10 October 2014

Knitting & Stitching Show

So much to blog, and so little time! (I'm catching a mid-day train.) K&S was, as usual, a feast for the eyes. My favourite exhibit was the work of Renate Keeping, which deserves writing about on its own.

The only thing on my shopping list was a white cutting mat, but this proved unsuccessful. In the hunt for it, these beautiful scissors, traditionally made in Sheffield, caught my eye -
Made using traditional skills
Demo of buttonhole scissors
Caren Garfen's exhibit was spectacular, with tiny careful witty stitchery -
"She Was Cooking Something Up"
A skeleton in the cupboard?
Embroidered shortbread....
"It will not be possible to open the cupboards or eat anything in this kitchen as, according to research, food is dangerous. One week we can eat dairy, the next we cannot. Carbohydrates are fine, or carbohydrates are harmful. Sugar is deleterious to your teeth and your health, and sweeteners are full of chemicals. We should now eat 10 portions of fruit and vegetables rather than five! We treat ourselves with 'food' foods and feel guilty about 'bead' foods ........ enter this kitchen at your peril!"

In the Prism exhibit, I was drawn to the work of Janine Ayres ... those constellations ...
...and purchased one of Anita Bruce's little sparrows, with the asemic writing of the bare hedges and its stitched sonogram -
Best overheard comment was in the knitting awards section, apropos of this (gorgeous and clever, imho) piece by Georgina Lindsay -
"Look at that, she's used loom bands, just like my grandchildren play with, that just ruins it!"

Also in that section, I picked up cards for Emma Wright and Georgia Farrell. Elsewhere, a resurrgence of  Batsford, whose books were just about the only craft books around in the 1970s (and I still have some of those). Several titles tempted me mightily - Stitch Draw by Rosie James, Reclaimed Textiles by Kim Thittichai, The Text in Textiles by Sara Impey, Mark-Making in Textile Art by Helen Parrott ... and others ... see their textile titles here.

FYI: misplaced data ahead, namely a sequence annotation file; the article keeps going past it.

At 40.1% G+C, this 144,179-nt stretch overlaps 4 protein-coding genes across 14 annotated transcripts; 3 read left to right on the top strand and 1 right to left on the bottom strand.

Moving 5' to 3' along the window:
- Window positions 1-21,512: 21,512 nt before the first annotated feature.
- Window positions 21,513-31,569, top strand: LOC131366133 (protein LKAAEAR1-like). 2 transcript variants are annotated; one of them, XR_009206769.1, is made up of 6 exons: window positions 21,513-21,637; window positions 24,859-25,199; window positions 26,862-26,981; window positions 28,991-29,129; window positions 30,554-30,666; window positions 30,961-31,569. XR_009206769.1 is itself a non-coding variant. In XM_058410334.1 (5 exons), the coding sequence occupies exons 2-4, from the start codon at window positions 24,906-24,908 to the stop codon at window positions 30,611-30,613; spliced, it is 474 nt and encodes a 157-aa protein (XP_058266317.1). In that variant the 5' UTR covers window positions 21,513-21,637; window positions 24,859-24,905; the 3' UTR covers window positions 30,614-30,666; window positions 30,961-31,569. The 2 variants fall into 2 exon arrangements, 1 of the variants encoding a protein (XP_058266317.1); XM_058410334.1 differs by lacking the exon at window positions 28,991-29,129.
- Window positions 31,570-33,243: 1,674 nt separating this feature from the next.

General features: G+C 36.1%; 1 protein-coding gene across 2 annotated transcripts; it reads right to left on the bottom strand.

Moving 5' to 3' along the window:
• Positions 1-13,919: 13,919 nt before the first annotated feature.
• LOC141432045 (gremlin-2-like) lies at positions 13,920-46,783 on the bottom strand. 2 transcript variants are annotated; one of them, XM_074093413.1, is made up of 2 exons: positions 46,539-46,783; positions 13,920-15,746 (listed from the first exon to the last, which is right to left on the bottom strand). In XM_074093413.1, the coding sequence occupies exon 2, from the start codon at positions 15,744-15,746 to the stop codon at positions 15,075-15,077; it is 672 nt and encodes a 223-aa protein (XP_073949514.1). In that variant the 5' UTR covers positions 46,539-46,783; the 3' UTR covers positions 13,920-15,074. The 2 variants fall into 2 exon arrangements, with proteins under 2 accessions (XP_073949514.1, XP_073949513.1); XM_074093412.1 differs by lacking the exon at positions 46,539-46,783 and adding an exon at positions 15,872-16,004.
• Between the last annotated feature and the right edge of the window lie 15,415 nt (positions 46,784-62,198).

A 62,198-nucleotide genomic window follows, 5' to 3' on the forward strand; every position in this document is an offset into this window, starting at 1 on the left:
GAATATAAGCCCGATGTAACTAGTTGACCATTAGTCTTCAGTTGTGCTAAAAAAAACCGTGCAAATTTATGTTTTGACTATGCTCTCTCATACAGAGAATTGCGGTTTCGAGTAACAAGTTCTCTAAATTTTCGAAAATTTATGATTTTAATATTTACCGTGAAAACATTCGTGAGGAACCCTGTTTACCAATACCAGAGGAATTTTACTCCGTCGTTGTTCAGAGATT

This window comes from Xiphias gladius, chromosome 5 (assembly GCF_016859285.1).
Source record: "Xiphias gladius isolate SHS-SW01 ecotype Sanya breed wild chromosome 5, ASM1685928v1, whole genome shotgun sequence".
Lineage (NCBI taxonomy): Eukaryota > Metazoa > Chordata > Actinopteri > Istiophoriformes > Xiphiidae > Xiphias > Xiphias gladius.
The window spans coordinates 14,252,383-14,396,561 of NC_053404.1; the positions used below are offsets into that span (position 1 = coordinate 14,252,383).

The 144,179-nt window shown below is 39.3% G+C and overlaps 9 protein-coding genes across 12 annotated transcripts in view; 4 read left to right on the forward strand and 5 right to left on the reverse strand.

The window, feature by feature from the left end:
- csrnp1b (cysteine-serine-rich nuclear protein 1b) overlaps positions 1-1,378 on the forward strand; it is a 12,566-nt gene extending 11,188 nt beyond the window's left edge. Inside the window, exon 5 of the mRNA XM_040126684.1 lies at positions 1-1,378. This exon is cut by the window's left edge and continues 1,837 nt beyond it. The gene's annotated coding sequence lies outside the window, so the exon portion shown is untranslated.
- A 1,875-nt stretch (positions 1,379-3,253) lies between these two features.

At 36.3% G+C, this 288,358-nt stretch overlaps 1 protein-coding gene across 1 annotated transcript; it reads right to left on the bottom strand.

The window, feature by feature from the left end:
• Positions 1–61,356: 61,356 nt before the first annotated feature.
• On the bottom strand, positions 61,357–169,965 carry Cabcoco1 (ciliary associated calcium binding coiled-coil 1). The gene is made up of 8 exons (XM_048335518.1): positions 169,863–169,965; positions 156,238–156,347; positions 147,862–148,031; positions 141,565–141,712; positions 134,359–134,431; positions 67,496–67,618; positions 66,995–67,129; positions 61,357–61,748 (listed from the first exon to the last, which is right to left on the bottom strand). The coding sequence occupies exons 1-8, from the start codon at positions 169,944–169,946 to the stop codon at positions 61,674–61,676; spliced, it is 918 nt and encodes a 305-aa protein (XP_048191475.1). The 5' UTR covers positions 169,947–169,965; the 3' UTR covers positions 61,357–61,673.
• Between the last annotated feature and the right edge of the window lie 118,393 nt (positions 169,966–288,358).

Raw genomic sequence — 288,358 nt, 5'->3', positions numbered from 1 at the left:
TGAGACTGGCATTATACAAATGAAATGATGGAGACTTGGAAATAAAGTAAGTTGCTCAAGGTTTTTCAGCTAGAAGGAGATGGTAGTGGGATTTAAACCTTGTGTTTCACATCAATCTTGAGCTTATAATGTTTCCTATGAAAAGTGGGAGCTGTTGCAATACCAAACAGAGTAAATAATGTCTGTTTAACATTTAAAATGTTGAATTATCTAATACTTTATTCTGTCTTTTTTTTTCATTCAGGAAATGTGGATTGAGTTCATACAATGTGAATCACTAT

In the graduate showcase, the work of Maria Boyle - and her colour palette - caught my eye (this image is from her website) -

Much of interest in the British Tapestry Group exhibit, especially the work of Cos Ahmet (image from his website) -
"Collecting Gestures" (detail)

At the tail end of the day, crossing the traders' hall to collect a bag of knitting wool (for a cabled(?) jumper for my dearfella), there was Hobbywool's irresistble knitting from Latvia, beautifully presented but hard to photograph -
 Mittens and socks with their roots in folk tradition -
 Hard to choose from the many designs on offer -
In the end, this is what came home with me - potential mittens, a rotary cutting mat, and one spool of linen thread.
The show opened on Wednesday, adding an extra day. Hard work for the exhibitors ... and for traders, the increased cost is such that it could lead to some - the smaller, more interesting ones? - deciding not to bother, which would change the entire character of the show. We'll have to wait and see.

1 comment:

Living to work - working to live said...

Saw those scissors at FOQ and was very taken with them.